We are testing a new beta website for gov.scot go to new site

Scottish Health Survey: Results for Local Areas 2013/2014/2015/2016; October 2017

Listen

Summary of results for Local Authorities

Self-assessed general health

The proportion of adults who rate their general health to be good or very good was significantly lower in North Ayrshire (66%), East Dunbartonshire (68%), and North Lanarkshire (70%) than in Scotland as a whole (74%). In Aberdeenshire (79%), City of Edinburgh (80%), and Orkney Islands (83%) the proportion in good or very good health was significantly higher than the estimate for Scotland.

WEMWBS

The Warwick-Edinburgh Mental Wellbeing Scale (WEMWBS) is used to measure mental wellbeing. The mean score for adults in Scotland in 2013-2016 was 49.9, and while the mean score was higher for men (50.1) than for women (49.9), this was not statistically significant. Those living in North Ayrshire (48.3) and East Dunbartonshire (48.5) had significantly lower mean scores than the Scotland estimate. Mean scores were significantly higher than the Scottish average for residents of Aberdeen City (50.7), Aberdeenshire, Highland (both 51.0), and Na h-Eileanan Siar (51.2).

General Health Questionnaire (GHQ-12) scores

The General Health Questionnaire (GHQ-12) is used to identify individuals showing signs of the presence of a possible psychiatric disorder (as indicated by scores of four or higher). The proportion of adults with scores of 4+ was significantly lower in Aberdeenshire (11%) than the proportion in Scotland as a whole (16%). The proportion of adults with scores of 4+ in East Dunbartonshire (21%) was significantly higher than in Scotland as a whole. In Scotland overall, significantly more women than men had a score of 4+ (17% compared to 14%).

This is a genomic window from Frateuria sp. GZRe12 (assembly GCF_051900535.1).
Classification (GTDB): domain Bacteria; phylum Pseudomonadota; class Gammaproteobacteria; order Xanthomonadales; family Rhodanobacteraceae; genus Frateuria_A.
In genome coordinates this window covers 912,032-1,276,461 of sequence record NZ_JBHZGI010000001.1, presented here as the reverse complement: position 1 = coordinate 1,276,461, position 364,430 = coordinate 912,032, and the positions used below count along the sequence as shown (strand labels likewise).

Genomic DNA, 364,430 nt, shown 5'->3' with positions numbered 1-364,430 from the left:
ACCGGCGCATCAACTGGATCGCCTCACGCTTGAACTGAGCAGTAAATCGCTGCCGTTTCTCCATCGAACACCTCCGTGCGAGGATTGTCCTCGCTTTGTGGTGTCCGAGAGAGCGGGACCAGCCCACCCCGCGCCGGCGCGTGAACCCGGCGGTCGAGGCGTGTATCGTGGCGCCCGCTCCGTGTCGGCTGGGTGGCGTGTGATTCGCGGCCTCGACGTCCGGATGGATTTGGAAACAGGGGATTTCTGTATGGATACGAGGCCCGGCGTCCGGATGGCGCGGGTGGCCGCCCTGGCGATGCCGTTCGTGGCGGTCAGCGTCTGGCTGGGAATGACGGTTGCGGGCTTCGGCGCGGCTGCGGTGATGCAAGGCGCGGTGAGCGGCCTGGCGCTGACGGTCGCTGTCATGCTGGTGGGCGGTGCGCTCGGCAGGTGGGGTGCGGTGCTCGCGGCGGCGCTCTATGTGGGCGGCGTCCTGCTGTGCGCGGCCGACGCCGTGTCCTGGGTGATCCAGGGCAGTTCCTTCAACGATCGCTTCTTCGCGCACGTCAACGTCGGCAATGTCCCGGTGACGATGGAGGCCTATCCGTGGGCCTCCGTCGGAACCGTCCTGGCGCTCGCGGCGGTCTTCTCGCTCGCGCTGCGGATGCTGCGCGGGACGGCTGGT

Long-term conditions

A significantly lower proportion of adults in Aberdeenshire and City of Edinburgh (both 25%) reported a limiting condition compared to Scotland overall (32%), while this proportion was significantly higher in South Ayrshire (48%), East Ayrshire, North Ayrshire (both 43%), and Na h-Eileanan Siar (36%).A significantly higher proportion of Scottish women (34%) than men (30%) reported a long-term condition that limited their daily activities in some way.

Alcohol consumption

In the period 2013-2016, the proportion of adults who exceeded government guidelines on weekly alcohol consumption[4] was significantly lower than the national average (25%) in Aberdeenshire, East Dunbartonshire (both 22%), and Na h-Eileanan Siar (21%). In City of Edinburgh (33%) and North Ayrshire (29%) a significantly higher proportion of adults exceeded weekly guidelines than across Scotland as a whole. In all local authorities in which results were available, a significantly higher proportion of men than women exceeded the guidelines.

Residents of Aberdeenshire reported the lowest mean number of units consumed among drinkers on a weekly basis (11.1), which was significantly lower than the Scottish mean number of units (12.6). City of Edinburgh (15.0) and North Ayrshire (15.6) were significantly higher than the Scotland mean. Male drinkers reported significantly higher weekly mean units than their female counterparts in every local authority for which there were results available.